Genetic polymorphisms and implications for human diseases

J Med Assoc Thai. 2007 Feb;90(2):394-8.


After the sequencing of the human genome is done, enormous genomic information and high-throughput profiling technologies are used. Increased attention has been paid to applying this knowledge to get better understanding of inherited diseases and complex disorders. Single nucleotide polymorphisms (SNPs) are DNA sequence variations that occur when a single nucleotide in the genome sequence is altered SNPs are an important tool for the study of the human genome. Application of SNPs analysis to human disease permits exploration of the influence of genetic polymorphisms on disease susceptibility, drug sensitivity/resistance, and ultimately health care. Databases of SNPs provide a powerful resource for association studies that try to establish a relationship between a phenotype and regions of the genome. Genomic approaches have garnered so much attention and investment because they offer the potential to provide better understanding of genetic factors in human health and disease, as well as more-precise definitions of the non-genetic factors involved.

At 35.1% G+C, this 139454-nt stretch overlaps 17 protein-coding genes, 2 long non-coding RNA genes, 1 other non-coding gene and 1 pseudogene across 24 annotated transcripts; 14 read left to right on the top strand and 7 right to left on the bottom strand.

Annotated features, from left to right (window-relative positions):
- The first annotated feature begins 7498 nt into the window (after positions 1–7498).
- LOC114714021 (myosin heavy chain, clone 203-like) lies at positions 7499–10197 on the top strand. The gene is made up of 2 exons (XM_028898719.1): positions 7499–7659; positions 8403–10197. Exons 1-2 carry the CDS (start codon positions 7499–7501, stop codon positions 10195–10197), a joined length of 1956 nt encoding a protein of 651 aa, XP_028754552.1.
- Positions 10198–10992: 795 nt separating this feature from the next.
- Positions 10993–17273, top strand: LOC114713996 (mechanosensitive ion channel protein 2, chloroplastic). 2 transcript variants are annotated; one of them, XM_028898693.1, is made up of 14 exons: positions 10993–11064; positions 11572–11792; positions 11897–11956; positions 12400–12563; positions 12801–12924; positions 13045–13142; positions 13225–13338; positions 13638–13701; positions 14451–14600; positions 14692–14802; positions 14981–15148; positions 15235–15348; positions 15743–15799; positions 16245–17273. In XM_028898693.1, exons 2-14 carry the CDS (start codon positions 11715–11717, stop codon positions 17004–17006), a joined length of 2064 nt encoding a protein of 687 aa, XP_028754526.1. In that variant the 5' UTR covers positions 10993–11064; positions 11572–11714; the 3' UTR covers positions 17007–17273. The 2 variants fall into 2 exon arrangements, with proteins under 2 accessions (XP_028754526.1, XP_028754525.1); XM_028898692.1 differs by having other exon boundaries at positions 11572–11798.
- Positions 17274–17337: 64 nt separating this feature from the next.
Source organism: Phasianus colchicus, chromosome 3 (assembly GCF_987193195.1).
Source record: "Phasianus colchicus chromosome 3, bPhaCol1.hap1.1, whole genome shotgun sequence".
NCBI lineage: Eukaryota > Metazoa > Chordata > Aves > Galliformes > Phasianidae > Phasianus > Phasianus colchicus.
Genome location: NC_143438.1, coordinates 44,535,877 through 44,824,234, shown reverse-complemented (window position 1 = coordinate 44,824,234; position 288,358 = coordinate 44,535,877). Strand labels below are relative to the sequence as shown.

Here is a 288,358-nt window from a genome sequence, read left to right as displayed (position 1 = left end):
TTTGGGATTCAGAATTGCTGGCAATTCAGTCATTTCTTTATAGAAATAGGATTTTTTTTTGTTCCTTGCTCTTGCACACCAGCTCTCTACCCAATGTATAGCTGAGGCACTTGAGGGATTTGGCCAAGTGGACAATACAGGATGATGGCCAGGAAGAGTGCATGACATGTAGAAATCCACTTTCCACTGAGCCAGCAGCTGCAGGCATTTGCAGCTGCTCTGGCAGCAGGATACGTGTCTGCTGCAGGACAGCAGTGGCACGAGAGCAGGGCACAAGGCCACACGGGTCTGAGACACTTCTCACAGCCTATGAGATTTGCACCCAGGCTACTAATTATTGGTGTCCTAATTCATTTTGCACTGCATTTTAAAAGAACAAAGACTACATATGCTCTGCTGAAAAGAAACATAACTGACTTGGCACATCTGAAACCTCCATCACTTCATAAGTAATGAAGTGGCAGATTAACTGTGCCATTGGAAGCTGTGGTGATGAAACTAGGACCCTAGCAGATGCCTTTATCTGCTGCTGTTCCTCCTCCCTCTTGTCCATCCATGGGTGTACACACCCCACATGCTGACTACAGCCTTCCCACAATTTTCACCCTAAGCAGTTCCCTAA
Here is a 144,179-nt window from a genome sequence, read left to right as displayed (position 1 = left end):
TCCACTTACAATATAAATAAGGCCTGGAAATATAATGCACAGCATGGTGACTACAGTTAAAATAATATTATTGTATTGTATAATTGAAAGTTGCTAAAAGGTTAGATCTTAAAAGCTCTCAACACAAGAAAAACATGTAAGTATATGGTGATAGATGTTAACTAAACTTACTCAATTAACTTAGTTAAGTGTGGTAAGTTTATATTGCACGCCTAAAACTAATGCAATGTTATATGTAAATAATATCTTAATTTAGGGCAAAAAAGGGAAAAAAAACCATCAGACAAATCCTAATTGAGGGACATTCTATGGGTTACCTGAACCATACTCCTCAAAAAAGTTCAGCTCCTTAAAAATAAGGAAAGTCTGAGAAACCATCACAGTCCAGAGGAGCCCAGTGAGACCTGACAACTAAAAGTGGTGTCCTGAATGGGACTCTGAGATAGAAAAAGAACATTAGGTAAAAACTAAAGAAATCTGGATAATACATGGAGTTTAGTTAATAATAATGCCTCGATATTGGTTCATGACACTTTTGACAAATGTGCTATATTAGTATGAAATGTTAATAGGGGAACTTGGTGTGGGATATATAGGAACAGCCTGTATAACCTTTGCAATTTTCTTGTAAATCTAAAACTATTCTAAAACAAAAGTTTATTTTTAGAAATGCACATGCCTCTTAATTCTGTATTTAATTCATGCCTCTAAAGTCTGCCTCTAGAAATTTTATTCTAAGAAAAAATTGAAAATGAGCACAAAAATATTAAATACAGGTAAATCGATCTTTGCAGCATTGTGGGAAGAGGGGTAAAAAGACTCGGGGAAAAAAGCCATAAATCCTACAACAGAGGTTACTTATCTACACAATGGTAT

MeSH terms

  • Genetic Diseases, Inborn / genetics*
  • Genome, Human
  • Humans
  • Polymorphism, Genetic
  • Polymorphism, Single Nucleotide*
  • Thalassemia / genetics